Plant Diseases – White or Tan Spots on Brassica Leaves

pak-choi-white-leaf-spot

White leaf spot is a fungal disease of cruciferous vegetables (brassicas) caused by the pathogen Mycosphaerella capsellae, which is also known as Pseudocercosporella capsellae. The distribution of this disease pathogen is worldwide, it can be found in many countries with temperate climates, where brassicas are grown.

The image above shows a pak choi (Chinese cabbage) plant displaying the symptoms of white leaf spot disease.

Detailed below are the characteristics of this plant disease and instructions on how to manage it.

 

Plants Affected by White Leaf Spot Disease

The white leaf spot fungus affects crops from the Brassicaceae (brassica, crucifer, mustard, or cabbage) family.

Certain brassica varieties are more susceptible to this disease, these include Chinese cabbage (bok choi, pak choi). mustards, turnip, rutabaga and canola (oilseed rape).

Less susceptible brassica varieties include cabbage, cauliflower, broccoli, collards and kale.

Horseradish and radish are also susceptible to this disease.

The disease can overwinter in volunteer crop seedlings (self-seeded susceptible crop plants) and susceptible weedy brassicas such as wild radish (Raphanus raphanistrum), wild mustard (Sinapis arvensis), and shepherd’s purse (Capsella bursa-pastoris).

 

Symptoms

The white leaf spot fungus produces tan (light brown) to white spots, approximately 10 mm in diameter, up to 20 mm, which are first observed on older leaves, usually in autumn and early winter when conditions are wet. As the season progresses, the spots on the leaves darken to become grey or black. This disease can attack the leaves, stems and pods of susceptible plants.

 

Favourable Factors

Disease emergence is favoured by wet leaves and cool temperatures. Temperatures of 10°C – 15.5°C (50°F -60°F) with moist conditions created by rain, dew or irrigation promote disease development.

 

White Leaf Spot Disease Cycle

The white leaf spot fungus survives on plant remains and seeds of infected plants, and its spores are spread by wind and water splash.

Primary infection spread – When prolonged wet weather conditions occur over autumn or winter (due to rain, dew or irrigation), and temperatures are between 10°C – 15.5°C (50°F -60°F), the lesions on the leaves produce sexual spores which are wind-borne and can spread over long distances.

Secondary infection spread – Later in the season, water splash caused by rain or overhead irrigation spreads asexual spores which will cause further disease in the next season.

The fungus can also survive by overwintering in self-seeded crops or brassica weeds such as wild mustard, wild radish, and shepherd’s purse, which can act as a source of infection to infect newly-planted crops.

 

Management of White Leaf Spot Disease

Cultural controls are integrated pest management (IPM) practices which disrupt the environment of the disease, reducing establishment, reproduction, dispersal, and survival. These cultural practices are the most effective methods currently available for control of white leaf spot in organic farming systems.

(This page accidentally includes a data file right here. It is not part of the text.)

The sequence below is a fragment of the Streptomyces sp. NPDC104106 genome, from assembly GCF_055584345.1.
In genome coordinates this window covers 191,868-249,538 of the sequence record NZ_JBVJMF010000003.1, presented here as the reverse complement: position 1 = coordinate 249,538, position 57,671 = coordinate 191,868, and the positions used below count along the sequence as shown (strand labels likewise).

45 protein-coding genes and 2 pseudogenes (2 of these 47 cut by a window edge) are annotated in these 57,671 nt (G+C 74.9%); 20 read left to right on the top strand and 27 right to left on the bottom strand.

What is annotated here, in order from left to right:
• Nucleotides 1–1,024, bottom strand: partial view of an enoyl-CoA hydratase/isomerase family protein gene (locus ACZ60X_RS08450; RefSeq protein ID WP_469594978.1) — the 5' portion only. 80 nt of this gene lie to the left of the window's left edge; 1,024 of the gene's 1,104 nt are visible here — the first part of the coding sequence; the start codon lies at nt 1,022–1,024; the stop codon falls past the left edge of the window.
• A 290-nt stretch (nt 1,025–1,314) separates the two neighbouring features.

Cultural controls

  • Plant hygiene – remove any diseased plants immediately to prevent disease spread and build-up in the planting location.
  • Crop rotation –  rotate out of brassica crops for a minimum of 3 years.
  • Weed control – eliminate host plants that can overwinter disease by removing volunteer crop seedlings and susceptible weeds such as wild mustards, shepherd’s purse, pepper-grasses and wild radish.
  • Incorporation of crop residues – after harvest of crops, immediately remove any plant debris or bury it into the soil to allow it time to rot.
  • Seeds – use clean high-quality seed, use hot water treatment of seeds before planting by soaking in water at temperature of 50°C (125°F) for 20 minutes.
  • Isolation– avoid planting next to areas infected in the previous season to prevent infection by wind-borne spores.
  • Watering – avoid overhead sprinkler irrigation if possible as this causes water-splash spread which makes the disease worse.
  • Minimise cross-contamination – only work in garden beds when leaves are dry to prevent spread of disease through contact with hands, tools or clothing.
  • Plant health – provide adequate nutrition to reduce crop stress.
  • Row spacing and orientation – reduce potential for disease by increasing row spacing or plant spacing within rows, and orienting rows into the predominant wind direction.

 

References

  1. Government of Western Australia, Department of Primary Industries and Regional Development, Agriculture and Food division –
    Diseases of vegetable brassicas, 1 October 2018
  2. Oregon State University, Pacific Northwest Extension Publication, PNW Plant Disease Management Handbook – Cabbage and Cauliflower (Brassica sp.)-White Leaf Spot and Gray Stem
  3. Victoria State Government, Agriculture Victoria – Asian vegetables, Note number: AG0633, Published: June 2000, Updated: March 2011
  4. Penn State University, PlantVillage project – Chinese cabbage
  5. Crop Pro, Identification and Management of Field Crop Diseases in Victoria – Canola
  6. Oregon State University – White Leaf Spot and Gray Stem in Crucifer Seed Crops in Western Oregon,2014, Cynthia Ocamb
  7. University of Arkansas, Division of Agriculture Research and Extension, Agriculture and Natural Resources – FSA7549, Diseases of Turnip and  Mustard Greens, Sherrie Smith

About Angelo (admin)

Angelo Eliades is a presenter, trainer, writer, permaculture consultant, urban permaculture pioneer and food forest specialist.
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